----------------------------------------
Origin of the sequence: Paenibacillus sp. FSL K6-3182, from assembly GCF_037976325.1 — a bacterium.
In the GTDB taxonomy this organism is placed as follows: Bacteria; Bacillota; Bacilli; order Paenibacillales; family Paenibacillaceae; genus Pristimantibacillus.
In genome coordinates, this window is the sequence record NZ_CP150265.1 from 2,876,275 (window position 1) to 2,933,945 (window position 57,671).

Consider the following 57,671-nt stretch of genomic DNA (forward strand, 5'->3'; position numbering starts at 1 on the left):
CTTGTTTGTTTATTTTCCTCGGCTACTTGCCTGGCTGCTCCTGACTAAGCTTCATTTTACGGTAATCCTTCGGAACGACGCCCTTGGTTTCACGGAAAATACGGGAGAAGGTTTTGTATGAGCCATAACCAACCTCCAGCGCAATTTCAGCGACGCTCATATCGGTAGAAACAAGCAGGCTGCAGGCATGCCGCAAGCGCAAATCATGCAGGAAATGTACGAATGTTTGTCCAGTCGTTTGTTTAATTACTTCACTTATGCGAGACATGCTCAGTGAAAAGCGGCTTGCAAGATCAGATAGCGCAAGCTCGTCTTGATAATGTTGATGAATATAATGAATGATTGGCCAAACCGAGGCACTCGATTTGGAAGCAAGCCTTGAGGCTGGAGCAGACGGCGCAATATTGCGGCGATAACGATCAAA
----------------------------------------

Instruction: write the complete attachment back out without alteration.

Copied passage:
Origin of the sequence: Paenibacillus sp. FSL K6-3182, from assembly GCF_037976325.1 — a bacterium.
In the GTDB taxonomy this organism is placed as follows: Bacteria; Bacillota; Bacilli; order Paenibacillales; family Paenibacillaceae; genus Pristimantibacillus.
In genome coordinates, this window is the sequence record NZ_CP150265.1 from 2,876,275 (window position 1) to 2,933,945 (window position 57,671).

Consider the following 57,671-nt stretch of genomic DNA (forward strand, 5'->3'; position numbering starts at 1 on the left):
CTTGTTTGTTTATTTTCCTCGGCTACTTGCCTGGCTGCTCCTGACTAAGCTTCATTTTACGGTAATCCTTCGGAACGACGCCCTTGGTTTCACGGAAAATACGGGAGAAGGTTTTGTATGAGCCATAACCAACCTCCAGCGCAATTTCAGCGACGCTCATATCGGTAGAAACAAGCAGGCTGCAGGCATGCCGCAAGCGCAAATCATGCAGGAAATGTACGAATGTTTGTCCAGTCGTTTGTTTAATTACTTCACTTATGCGAGACATGCTCAGTGAAAAGCGGCTTGCAAGATCAGATAGCGCAAGCTCGTCTTGATAATGTTGATGAATATAATGAATGATTGGCCAAACCGAGGCACTCGATTTGGAAGCAAGCCTTGAGGCTGGAGCAGACGGCGCAATATTGCGGCGATAACGATCAAA